Google TV Coming to Marry Web to TV in Fall 2010, with Sony, Intel, Best Buy

 
 
By Clint Boulton  |  Posted 2010-05-20 Email Print this article Print
 
 
 
 
 
 
 

Google at Google I/O introduces its effort to merge the TV-watching experience with searching and surfing the Web, an ambitious move that follows where Apple, Microsoft and others have failed to find great traction. Google TV is based on the Android 2.1 mobile operating system and uses Google's Chrome Web browser with support for Adobe's Flash 10.1. The company has tabbed Intel, Sony, Logitech, Best Buy, Dish Network and Adobe as partners.

Google TV will merge the TV-watching experience with surfing the Web, an ambitious move that follows where Apple, Microsoft and others have failed to find great traction.

Unveiled at the Google I/O developer conference May 20, Google TV is based on the Android 2.1 mobile operating system and uses Google's Chrome Web browser with support for Adobe Systems' Flash 10.1. Google has identified Intel, Sony, Logitech, Best Buy, Dish Network and Adobe as partners.

Google TV is designed to let users enjoy the content consumption they get from watching big-screen TVs along with the searching and information-gathering experience they know and love from computers and Web applications.

The idea is that people will be able to turn on their TVs and navigate between all of their channels and all of their favorite Websites and Web applications, including YouTube, Netflix, Amazon Video on Demand, Picasa, Gmail, Facebook and Twitter.

To that end, Google TV also marks the company's latest effort to generate advertising dollars from Web applications and services.

Google TV Project Lead Rishi Chandra, fighting off spotty WiFi access at the Moscone Center in San Francisco, demonstrated how users will be able to access a drop-down search bar from the top of a Sony TV screen to search among various news channels and YouTube.

There were some neat features users have come to associate with IPTV services, including the ability to minimize a TV program in a small box in the lower right-hand corner of the TV screen to see what programming is showing on other channels, or even read statistics related to sporting events on the minimized channel.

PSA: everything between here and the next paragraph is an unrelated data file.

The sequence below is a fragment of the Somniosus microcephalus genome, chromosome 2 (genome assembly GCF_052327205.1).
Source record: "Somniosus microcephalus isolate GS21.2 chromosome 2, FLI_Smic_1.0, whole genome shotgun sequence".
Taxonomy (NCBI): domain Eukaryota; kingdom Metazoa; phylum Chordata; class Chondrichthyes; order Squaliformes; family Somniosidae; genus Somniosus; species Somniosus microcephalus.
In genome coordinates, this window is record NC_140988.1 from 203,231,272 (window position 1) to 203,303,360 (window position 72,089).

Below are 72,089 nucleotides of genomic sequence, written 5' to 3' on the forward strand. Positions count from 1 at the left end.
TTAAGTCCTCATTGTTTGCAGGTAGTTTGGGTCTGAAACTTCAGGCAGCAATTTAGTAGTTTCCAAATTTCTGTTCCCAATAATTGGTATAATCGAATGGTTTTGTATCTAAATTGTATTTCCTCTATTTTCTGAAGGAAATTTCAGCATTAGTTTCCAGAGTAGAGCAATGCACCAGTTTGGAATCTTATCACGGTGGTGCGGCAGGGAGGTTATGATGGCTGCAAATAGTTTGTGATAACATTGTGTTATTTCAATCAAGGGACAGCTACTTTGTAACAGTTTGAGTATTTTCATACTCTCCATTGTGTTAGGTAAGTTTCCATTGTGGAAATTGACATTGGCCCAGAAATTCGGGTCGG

Chandra also showed how users can search by speaking into a remote control device, provided by partner Logitech, which is also providing a keyboard controller. Users will also be able to control Google TV through Android smartphones.

Also, YouTube has created Leanback, optimized for the television, which plays users' personal videos when they navigate to the site.

Google expects the more than 180,000 Android developers to build entertainment, gaming and productivity applications for Google TV, just as they built similar applications for smartphones based on Android.

Google TV will be integrated in Sony televisions and Blu-ray players and Logitech companion boxes (along with remotes). These machines will come equipped with WiFi and Ethernet and will connect to satellite and cable boxes through HDMI cables. All of these devices will be sold through Best Buy in the fall, though pricing is not yet available.

Intel's Atom CE4100 system-on-a-chip processor will power the Sony TVs and Logitech companion boxes. Intel CEO Paul Otellini said at Google I/O the Atom processor is specially designed for consumer electronics devices.

Google TV will work with any TV operator, but the user experience will be fully optimized for the Dish Network at launch. Google is also aiming to add Google TV to Dish's DVRs.

The Google TV SDK (software development kit) and Web APIs for TV will arrive later; developers will sell applications through the Android Market.

 
 
 
 
 
 
 
 
 
 
 

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